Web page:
Wednesday, 18 February 2015



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So finally, I have traversed onto a new, professional website!

Don't worry, this blog will continue, but instead of my main shoots, it will be filled with my general, every-day photography (because I take loads that no one ever sees) and inspiration.

All new model shoots can now be found at (In the 'Personal' tab)

(Don't worry, I'll put up links on the blog as soon as any new shoots are published!)

For general photography, go to

For new model shoots, go to

Monday, 2 February 2015

The Wanderer (Electric Eyes)

Model was used previously in THIS shoot.
Check out her INSTAGRAM & TWITTER.
I subtitled the post Electric Eyes, for he model's amazingly bight aqua eyes. 

This shoot is rather special, because its a combination of three things that I'd never tried before: Manual settings, a Canon 7D body & smoke bombs.

Yep, thats right. Before this shoot, I'd never before used the manual settings on my camera. My brain isn't exactly attuned to maths, or in fact... numbers. So, no matter how many people tried to teach me about amount of aperture vs amount of shutter speed, I just couldn't get it into my head. However, since acquiring a 7D camera that I was lent to use over the holidays, I began experimenting. Now, I finally seem to be getting the hang of it. Before I had only ever used aperture priority (AV) and simply stayed on 1.8. Always. Now, however... I did the entire shoot on manual!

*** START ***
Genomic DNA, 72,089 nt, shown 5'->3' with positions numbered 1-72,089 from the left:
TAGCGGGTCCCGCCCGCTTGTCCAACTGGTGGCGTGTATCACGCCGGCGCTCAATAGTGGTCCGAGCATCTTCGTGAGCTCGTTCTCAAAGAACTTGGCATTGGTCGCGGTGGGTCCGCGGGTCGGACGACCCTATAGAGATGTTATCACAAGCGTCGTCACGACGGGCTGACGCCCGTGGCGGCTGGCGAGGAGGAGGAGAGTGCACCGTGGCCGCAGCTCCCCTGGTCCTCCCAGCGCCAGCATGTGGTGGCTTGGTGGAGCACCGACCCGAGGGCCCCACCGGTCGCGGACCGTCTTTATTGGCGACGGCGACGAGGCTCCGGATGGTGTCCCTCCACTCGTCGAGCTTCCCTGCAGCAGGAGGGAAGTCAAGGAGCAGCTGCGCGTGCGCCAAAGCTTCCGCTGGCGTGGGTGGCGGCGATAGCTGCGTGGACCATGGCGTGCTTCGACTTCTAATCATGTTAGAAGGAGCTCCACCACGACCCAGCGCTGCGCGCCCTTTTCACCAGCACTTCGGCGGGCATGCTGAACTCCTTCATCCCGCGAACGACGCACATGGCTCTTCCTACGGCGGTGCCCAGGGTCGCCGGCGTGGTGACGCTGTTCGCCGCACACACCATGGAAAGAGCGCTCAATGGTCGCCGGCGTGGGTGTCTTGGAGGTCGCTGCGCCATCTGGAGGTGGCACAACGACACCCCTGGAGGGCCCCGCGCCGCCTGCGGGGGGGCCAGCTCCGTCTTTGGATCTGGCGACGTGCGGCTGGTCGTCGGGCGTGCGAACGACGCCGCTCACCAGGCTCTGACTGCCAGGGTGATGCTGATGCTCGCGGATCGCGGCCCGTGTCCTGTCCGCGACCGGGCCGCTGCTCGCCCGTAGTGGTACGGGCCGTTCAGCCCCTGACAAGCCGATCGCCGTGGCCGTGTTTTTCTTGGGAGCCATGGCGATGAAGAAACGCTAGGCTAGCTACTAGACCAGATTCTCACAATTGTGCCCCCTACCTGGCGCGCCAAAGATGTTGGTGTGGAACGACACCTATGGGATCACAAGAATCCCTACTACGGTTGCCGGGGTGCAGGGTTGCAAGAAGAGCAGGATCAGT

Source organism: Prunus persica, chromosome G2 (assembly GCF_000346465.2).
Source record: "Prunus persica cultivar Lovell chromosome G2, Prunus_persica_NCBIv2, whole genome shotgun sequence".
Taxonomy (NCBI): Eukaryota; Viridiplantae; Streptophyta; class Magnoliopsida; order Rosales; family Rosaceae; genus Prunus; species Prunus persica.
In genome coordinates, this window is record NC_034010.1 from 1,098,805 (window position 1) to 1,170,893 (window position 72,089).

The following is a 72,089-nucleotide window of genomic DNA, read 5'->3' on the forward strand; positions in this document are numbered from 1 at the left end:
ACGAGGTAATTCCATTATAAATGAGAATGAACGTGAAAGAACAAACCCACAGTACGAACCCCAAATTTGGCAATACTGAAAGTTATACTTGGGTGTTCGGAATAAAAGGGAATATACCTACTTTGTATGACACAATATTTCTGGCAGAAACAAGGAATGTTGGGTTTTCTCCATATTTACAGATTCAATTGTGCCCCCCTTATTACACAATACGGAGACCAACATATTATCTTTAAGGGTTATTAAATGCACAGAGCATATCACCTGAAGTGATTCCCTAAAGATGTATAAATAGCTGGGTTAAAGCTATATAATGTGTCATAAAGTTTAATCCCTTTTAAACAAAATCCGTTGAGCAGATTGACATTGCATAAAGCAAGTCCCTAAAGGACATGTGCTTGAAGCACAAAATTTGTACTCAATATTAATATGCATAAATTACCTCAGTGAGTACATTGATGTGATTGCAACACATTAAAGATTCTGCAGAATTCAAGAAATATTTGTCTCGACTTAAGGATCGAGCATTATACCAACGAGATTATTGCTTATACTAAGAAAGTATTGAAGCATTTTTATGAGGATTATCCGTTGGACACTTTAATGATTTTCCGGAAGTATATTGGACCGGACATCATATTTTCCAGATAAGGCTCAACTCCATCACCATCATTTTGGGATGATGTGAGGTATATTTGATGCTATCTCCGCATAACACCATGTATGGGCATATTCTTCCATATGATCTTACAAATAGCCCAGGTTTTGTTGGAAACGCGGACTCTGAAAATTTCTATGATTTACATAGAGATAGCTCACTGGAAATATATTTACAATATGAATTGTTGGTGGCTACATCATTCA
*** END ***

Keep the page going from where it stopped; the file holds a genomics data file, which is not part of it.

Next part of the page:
So, smoke bombs.
I'd seen smoke bombs used in photography before and thought it looked pretty cool. So, I acquired myself some different colours and waited a year or two until finding a chance to use them. I took some blue pellets and we were initially going to use them outside, but the lighter wouldn't light. So, we tried lighting them inside, then taking them outside. The smoke was too close to the ground and nowhere near the model. So, I decided that we use them in my room, where we'd already been shooting. I quickly learnt that: the smoke expired very quickly, the pellet got VERY hot and would melt something if not on the right surface and also, it stained my hands blue. 
So, we went back into my room and I shut all doors and windows. The model sat, I made sure the settings were right, then placed the pellet next to the model. For the first three seconds it seemed to work, but then the smoke thickened and I couldn't see. Then the model started coughing. Then I started coughing. When the smoke had cleared a little, the model's eyes were too watery and it was getting hard to breathe, so we had to open the window.

The moral of the story is: For pete's sake, get an assistant to do it for you & don't kill your model!